Interview with Pierre Gaudillat, Team Manager/Senior Technical Specialist, Battery development

How will the NEXTCELL project be developed?

NEXTCELL project is a very interesting and challenging project on which we are developing a new cell thanks to 17 partners with key competences from the material chemistry to electric vehicle and stationary applications. The whole cell will be gellified, including the anode, the cathode, and the separator thanks to the development of three new synergetic gellified composite materials. This achievement is possible by the combination of the results from two research lines: on the one hand, the development of high voltage electrolytes and polymers developed by SOLVAY and, on the other,the solventless battery gellification process co-developed by SOLVAY and CEA. The combination of these two families of technological breakthroughs leads to the development of the gellified composite electrodes and the gellified composite separator, manufactured by three specific solventless processes.
This project will be divided in different phases. During the first phase, we will work mainly to define the application use cases which will be decomposed down to the cell material level. After that, we will be working on the main materials processing at lab level and then at a large-scale which is a key point for the technology industrialisation. This will be done supported by electro-chemical simulation, performance model at electrode level, interface stability & aging prediction. In the later stage of the project, we will build cell prototypes up to 20 Ah cells to demonstrate the cell performance on a battery cell testbed.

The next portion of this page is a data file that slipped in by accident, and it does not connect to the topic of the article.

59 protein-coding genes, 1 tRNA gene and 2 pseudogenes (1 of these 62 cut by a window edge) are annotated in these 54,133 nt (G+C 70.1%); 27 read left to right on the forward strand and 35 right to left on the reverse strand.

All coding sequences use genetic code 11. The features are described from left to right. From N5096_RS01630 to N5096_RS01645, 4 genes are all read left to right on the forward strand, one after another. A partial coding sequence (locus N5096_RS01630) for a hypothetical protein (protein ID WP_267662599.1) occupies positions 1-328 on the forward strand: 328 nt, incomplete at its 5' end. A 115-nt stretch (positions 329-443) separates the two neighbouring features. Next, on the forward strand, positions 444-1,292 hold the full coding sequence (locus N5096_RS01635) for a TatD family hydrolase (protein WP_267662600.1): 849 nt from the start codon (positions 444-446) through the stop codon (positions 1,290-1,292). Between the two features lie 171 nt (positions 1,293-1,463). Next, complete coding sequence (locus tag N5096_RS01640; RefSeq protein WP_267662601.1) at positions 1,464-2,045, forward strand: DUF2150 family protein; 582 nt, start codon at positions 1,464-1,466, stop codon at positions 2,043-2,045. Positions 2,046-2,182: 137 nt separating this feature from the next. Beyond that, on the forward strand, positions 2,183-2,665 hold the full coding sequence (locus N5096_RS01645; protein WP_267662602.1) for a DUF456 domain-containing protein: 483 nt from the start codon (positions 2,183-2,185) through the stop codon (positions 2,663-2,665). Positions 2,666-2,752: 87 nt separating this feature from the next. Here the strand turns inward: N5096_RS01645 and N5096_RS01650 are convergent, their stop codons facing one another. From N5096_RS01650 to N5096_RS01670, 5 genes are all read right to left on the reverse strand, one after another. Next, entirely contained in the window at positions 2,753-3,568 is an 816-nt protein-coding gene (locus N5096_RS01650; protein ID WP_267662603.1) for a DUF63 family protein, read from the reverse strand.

What impact will this project have on the lithium-ion battery technology market?

The gellified cell developed by NEXTCELL will not only provide Europe with cutting edge 3b cells but will also tackle three key parameters hindering a greater market penetration of Li-Ion batteries technology: firstly, costs, by optimising its manufacturing processes, reducing capital and operating costs of future Giga-factories by avoiding evaporation of solvents and the electrolyte-filling step. Secondly, Safety, by producing intrinsically safe cells, avoiding the presence of low boiling point components in the electrodes and separator. Finally, Sustainability by reducing energy consumption by 50% against state-of-the-art and avoiding the use of toxic organic solvents.